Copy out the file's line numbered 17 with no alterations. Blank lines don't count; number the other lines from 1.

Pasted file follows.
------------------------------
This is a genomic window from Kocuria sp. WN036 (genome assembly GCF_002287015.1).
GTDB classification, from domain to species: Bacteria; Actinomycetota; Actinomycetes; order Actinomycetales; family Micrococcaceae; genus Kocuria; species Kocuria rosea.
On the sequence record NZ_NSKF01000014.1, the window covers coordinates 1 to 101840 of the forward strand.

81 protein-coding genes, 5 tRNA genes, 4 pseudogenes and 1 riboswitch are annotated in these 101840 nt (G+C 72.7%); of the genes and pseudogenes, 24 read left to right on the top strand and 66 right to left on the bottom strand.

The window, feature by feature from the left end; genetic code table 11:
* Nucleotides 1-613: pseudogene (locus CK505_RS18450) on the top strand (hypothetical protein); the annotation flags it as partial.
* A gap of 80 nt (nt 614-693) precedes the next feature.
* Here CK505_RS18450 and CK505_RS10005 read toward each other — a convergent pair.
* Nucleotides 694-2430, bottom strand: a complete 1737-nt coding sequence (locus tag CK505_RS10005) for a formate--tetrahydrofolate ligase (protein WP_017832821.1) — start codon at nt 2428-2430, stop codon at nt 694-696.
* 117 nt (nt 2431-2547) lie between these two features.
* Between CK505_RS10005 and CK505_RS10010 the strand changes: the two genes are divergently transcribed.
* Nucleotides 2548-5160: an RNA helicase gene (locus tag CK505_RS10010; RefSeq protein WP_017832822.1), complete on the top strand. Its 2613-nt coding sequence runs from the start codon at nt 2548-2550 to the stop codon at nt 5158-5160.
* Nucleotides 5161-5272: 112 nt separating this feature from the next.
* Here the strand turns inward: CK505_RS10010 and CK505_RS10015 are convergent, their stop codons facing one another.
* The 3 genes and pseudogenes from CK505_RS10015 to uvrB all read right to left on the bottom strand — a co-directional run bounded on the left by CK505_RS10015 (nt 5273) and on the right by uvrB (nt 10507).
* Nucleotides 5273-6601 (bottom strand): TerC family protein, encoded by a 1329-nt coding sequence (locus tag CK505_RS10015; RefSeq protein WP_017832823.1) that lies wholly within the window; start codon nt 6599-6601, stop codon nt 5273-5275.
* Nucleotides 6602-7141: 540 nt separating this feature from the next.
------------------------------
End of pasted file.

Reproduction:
* Nucleotides 6602-7141: 540 nt separating this feature from the next.